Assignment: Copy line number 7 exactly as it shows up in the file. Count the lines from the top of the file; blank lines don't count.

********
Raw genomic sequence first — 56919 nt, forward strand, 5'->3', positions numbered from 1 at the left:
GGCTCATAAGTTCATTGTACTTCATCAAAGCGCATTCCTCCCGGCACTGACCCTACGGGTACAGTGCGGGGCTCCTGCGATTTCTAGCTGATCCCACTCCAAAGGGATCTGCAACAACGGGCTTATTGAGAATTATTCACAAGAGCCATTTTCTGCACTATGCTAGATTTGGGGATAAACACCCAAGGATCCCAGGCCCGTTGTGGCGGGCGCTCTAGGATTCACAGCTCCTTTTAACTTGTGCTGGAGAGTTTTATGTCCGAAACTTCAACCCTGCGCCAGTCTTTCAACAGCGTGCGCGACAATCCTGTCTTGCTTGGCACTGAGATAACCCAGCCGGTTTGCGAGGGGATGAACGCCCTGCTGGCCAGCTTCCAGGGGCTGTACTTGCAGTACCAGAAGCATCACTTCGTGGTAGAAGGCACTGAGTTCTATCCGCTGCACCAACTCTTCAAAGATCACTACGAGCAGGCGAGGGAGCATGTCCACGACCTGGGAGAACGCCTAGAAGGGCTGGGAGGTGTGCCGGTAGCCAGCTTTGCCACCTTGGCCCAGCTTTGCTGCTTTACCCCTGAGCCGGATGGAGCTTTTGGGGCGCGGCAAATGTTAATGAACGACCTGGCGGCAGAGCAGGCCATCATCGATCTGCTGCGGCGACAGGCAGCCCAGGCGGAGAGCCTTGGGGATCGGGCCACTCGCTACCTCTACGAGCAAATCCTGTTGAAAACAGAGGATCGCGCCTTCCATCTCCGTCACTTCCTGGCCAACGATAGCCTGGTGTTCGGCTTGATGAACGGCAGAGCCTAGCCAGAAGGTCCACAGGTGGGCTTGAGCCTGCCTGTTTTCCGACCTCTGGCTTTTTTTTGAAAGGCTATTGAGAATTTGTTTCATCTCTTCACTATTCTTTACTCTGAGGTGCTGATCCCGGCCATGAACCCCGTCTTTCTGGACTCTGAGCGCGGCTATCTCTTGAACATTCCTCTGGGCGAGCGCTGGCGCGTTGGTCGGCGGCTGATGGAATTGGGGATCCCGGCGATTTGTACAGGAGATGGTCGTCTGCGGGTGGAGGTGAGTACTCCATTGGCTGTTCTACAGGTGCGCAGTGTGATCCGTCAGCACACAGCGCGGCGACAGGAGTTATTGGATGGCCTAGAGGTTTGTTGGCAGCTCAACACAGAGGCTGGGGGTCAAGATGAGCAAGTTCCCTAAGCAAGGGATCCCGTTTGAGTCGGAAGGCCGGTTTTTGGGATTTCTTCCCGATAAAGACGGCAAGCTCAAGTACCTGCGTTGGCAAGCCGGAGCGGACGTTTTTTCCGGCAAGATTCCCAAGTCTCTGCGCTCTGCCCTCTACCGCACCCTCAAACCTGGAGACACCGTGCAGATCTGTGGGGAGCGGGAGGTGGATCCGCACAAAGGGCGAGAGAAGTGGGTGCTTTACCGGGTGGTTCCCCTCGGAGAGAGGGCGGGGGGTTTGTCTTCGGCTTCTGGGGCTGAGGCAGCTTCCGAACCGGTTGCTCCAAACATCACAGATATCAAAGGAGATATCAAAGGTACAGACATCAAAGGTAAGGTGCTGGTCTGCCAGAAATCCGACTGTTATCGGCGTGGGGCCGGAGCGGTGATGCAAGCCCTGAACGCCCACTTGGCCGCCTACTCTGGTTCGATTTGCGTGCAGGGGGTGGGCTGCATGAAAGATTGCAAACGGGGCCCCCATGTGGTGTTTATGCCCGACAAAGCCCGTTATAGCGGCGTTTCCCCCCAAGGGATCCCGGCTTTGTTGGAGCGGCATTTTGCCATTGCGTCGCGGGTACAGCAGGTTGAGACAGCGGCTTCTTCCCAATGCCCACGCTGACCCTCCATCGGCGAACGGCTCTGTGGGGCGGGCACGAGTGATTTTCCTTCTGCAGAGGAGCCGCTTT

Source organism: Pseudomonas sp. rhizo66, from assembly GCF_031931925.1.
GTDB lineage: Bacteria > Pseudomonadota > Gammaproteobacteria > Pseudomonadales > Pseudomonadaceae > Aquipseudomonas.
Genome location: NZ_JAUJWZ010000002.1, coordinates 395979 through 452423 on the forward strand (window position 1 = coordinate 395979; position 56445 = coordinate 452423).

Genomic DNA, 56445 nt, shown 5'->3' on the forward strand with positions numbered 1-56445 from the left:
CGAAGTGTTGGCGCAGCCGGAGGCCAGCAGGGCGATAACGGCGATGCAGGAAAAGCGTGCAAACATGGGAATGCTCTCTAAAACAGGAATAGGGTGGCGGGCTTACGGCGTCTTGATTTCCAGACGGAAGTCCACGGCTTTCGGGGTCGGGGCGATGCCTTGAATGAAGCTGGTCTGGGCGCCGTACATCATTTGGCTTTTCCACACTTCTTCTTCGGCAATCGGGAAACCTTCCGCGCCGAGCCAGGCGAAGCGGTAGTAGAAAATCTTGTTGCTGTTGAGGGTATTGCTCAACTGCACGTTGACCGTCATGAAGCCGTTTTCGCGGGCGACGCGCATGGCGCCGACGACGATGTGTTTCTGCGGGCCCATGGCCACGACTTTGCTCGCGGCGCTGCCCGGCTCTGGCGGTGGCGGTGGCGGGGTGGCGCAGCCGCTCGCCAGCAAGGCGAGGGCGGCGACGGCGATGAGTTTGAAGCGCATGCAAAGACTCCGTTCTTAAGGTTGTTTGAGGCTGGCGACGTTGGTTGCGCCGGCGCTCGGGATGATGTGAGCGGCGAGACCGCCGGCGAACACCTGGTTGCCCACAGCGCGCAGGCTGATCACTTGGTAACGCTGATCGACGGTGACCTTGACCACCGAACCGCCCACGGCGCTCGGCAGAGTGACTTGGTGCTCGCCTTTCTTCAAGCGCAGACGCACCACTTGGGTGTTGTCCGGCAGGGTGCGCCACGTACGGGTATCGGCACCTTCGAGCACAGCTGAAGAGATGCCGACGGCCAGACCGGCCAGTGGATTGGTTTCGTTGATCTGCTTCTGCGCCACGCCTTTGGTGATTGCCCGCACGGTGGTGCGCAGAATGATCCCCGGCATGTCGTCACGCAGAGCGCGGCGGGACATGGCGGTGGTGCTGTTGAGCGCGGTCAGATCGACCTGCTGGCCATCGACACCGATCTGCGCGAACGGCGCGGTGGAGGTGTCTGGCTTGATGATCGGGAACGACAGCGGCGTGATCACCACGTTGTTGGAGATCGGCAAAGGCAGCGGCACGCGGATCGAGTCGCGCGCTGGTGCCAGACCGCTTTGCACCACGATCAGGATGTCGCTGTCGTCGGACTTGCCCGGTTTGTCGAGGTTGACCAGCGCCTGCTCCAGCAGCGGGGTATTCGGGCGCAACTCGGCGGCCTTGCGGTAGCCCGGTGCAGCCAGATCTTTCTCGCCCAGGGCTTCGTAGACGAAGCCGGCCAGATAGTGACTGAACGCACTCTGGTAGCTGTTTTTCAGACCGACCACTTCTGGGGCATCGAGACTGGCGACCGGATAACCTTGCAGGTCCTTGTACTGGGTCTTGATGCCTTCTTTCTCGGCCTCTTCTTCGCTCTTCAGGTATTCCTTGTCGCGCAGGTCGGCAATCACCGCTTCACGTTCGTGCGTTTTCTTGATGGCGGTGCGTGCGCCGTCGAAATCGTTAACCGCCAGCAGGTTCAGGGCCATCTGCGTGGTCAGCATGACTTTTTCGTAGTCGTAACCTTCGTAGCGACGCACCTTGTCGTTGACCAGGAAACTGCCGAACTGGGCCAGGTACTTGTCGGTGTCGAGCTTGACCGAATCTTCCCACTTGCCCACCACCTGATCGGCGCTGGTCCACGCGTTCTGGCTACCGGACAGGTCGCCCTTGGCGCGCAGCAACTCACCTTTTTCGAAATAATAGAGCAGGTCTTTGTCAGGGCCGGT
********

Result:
CGAAGTGTTGGCGCAGCCGGAGGCCAGCAGGGCGATAACGGCGATGCAGGAAAAGCGTGCAAACATGGGAATGCTCTCTAAAACAGGAATAGGGTGGCGGGCTTACGGCGTCTTGATTTCCAGACGGAAGTCCACGGCTTTCGGGGTCGGGGCGATGCCTTGAATGAAGCTGGTCTGGGCGCCGTACATCATTTGGCTTTTCCACACTTCTTCTTCGGCAATCGGGAAACCTTCCGCGCCGAGCCAGGCGAAGCGGTAGTAGAAAATCTTGTTGCTGTTGAGGGTATTGCTCAACTGCACGTTGACCGTCATGAAGCCGTTTTCGCGGGCGACGCGCATGGCGCCGACGACGATGTGTTTCTGCGGGCCCATGGCCACGACTTTGCTCGCGGCGCTGCCCGGCTCTGGCGGTGGCGGTGGCGGGGTGGCGCAGCCGCTCGCCAGCAAGGCGAGGGCGGCGACGGCGATGAGTTTGAAGCGCATGCAAAGACTCCGTTCTTAAGGTTGTTTGAGGCTGGCGACGTTGGTTGCGCCGGCGCTCGGGATGATGTGAGCGGCGAGACCGCCGGCGAACACCTGGTTGCCCACAGCGCGCAGGCTGATCACTTGGTAACGCTGATCGACGGTGACCTTGACCACCGAACCGCCCACGGCGCTCGGCAGAGTGACTTGGTGCTCGCCTTTCTTCAAGCGCAGACGCACCACTTGGGTGTTGTCCGGCAGGGTGCGCCACGTACGGGTATCGGCACCTTCGAGCACAGCTGAAGAGATGCCGACGGCCAGACCGGCCAGTGGATTGGTTTCGTTGATCTGCTTCTGCGCCACGCCTTTGGTGATTGCCCGCACGGTGGTGCGCAGAATGATCCCCGGCATGTCGTCACGCAGAGCGCGGCGGGACATGGCGGTGGTGCTGTTGAGCGCGGTCAGATCGACCTGCTGGCCATCGACACCGATCTGCGCGAACGGCGCGGTGGAGGTGTCTGGCTTGATGATCGGGAACGACAGCGGCGTGATCACCACGTTGTTGGAGATCGGCAAAGGCAGCGGCACGCGGATCGAGTCGCGCGCTGGTGCCAGACCGCTTTGCACCACGATCAGGATGTCGCTGTCGTCGGACTTGCCCGGTTTGTCGAGGTTGACCAGCGCCTGCTCCAGCAGCGGGGTATTCGGGCGCAACTCGGCGGCCTTGCGGTAGCCCGGTGCAGCCAGATCTTTCTCGCCCAGGGCTTCGTAGACGAAGCCGGCCAGATAGTGACTGAACGCACTCTGGTAGCTGTTTTTCAGACCGACCACTTCTGGGGCATCGAGACTGGCGACCGGATAACCTTGCAGGTCCTTGTACTGGGTCTTGATGCCTTCTTTCTCGGCCTCTTCTTCGCTCTTCAGGTATTCCTTGTCGCGCAGGTCGGCAATCACCGCTTCACGTTCGTGCGTTTTCTTGATGGCGGTGCGTGCGCCGTCGAAATCGTTAACCGCCAGCAGGTTCAGGGCCATCTGCGTGGTCAGCATGACTTTTTCGTAGTCGTAACCTTCGTAGCGACGCACCTTGTCGTTGACCAGGAAACTGCCGAACTGGGCCAGGTACTTGTCGGTGTCGAGCTTGACCGAATCTTCCCACTTGCCCACCACCTGATCGGCGCTGGTCCACGCGTTCTGGCTACCGGACAGGTCGCCCTTGGCGCGCAGCAACTCACCTTTTTCGAAATAATAGAGCAGGTCTTTGTCAGGGCCGGT